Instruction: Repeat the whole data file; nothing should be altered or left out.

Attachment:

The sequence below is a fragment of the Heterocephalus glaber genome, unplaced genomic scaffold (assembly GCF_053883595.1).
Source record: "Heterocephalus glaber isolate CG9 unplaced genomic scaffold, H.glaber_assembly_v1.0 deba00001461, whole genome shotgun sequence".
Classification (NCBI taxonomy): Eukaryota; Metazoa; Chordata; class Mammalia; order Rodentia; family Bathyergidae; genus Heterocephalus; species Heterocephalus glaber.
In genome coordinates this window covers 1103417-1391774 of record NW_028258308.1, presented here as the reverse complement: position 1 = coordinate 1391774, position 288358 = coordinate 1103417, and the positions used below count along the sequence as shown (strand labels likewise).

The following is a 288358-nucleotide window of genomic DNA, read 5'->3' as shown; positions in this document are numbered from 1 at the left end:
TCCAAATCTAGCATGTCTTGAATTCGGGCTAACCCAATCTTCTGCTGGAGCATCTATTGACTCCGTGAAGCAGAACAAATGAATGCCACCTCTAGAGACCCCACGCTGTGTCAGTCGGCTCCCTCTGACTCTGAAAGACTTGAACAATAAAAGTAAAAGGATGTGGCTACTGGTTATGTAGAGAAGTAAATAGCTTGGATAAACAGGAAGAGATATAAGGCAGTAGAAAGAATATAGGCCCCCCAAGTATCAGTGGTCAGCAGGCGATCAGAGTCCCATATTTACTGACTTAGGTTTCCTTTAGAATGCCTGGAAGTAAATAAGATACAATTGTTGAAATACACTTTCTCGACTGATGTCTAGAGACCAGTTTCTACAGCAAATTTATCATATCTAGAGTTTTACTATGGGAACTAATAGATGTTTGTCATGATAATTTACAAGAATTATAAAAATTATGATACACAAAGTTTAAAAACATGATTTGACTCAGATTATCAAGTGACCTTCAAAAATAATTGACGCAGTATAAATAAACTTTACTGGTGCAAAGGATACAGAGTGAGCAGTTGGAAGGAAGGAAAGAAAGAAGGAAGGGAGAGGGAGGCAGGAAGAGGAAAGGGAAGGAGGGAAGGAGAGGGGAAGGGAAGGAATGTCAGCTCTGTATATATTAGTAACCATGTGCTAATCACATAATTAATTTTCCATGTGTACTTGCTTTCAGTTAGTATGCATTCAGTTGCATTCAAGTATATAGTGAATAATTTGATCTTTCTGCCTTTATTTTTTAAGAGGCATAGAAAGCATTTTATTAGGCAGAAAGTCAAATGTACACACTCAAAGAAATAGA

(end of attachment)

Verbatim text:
The sequence below is a fragment of the Heterocephalus glaber genome, unplaced genomic scaffold (assembly GCF_053883595.1).
Source record: "Heterocephalus glaber isolate CG9 unplaced genomic scaffold, H.glaber_assembly_v1.0 deba00001461, whole genome shotgun sequence".
Classification (NCBI taxonomy): Eukaryota; Metazoa; Chordata; class Mammalia; order Rodentia; family Bathyergidae; genus Heterocephalus; species Heterocephalus glaber.
In genome coordinates this window covers 1103417-1391774 of record NW_028258308.1, presented here as the reverse complement: position 1 = coordinate 1391774, position 288358 = coordinate 1103417, and the positions used below count along the sequence as shown (strand labels likewise).

The following is a 288358-nucleotide window of genomic DNA, read 5'->3' as shown; positions in this document are numbered from 1 at the left end:
TCCAAATCTAGCATGTCTTGAATTCGGGCTAACCCAATCTTCTGCTGGAGCATCTATTGACTCCGTGAAGCAGAACAAATGAATGCCACCTCTAGAGACCCCACGCTGTGTCAGTCGGCTCCCTCTGACTCTGAAAGACTTGAACAATAAAAGTAAAAGGATGTGGCTACTGGTTATGTAGAGAAGTAAATAGCTTGGATAAACAGGAAGAGATATAAGGCAGTAGAAAGAATATAGGCCCCCCAAGTATCAGTGGTCAGCAGGCGATCAGAGTCCCATATTTACTGACTTAGGTTTCCTTTAGAATGCCTGGAAGTAAATAAGATACAATTGTTGAAATACACTTTCTCGACTGATGTCTAGAGACCAGTTTCTACAGCAAATTTATCATATCTAGAGTTTTACTATGGGAACTAATAGATGTTTGTCATGATAATTTACAAGAATTATAAAAATTATGATACACAAAGTTTAAAAACATGATTTGACTCAGATTATCAAGTGACCTTCAAAAATAATTGACGCAGTATAAATAAACTTTACTGGTGCAAAGGATACAGAGTGAGCAGTTGGAAGGAAGGAAAGAAAGAAGGAAGGGAGAGGGAGGCAGGAAGAGGAAAGGGAAGGAGGGAAGGAGAGGGGAAGGGAAGGAATGTCAGCTCTGTATATATTAGTAACCATGTGCTAATCACATAATTAATTTTCCATGTGTACTTGCTTTCAGTTAGTATGCATTCAGTTGCATTCAAGTATATAGTGAATAATTTGATCTTTCTGCCTTTATTTTTTAAGAGGCATAGAAAGCATTTTATTAGGCAGAAAGTCAAATGTACACACTCAAAGAAATAGA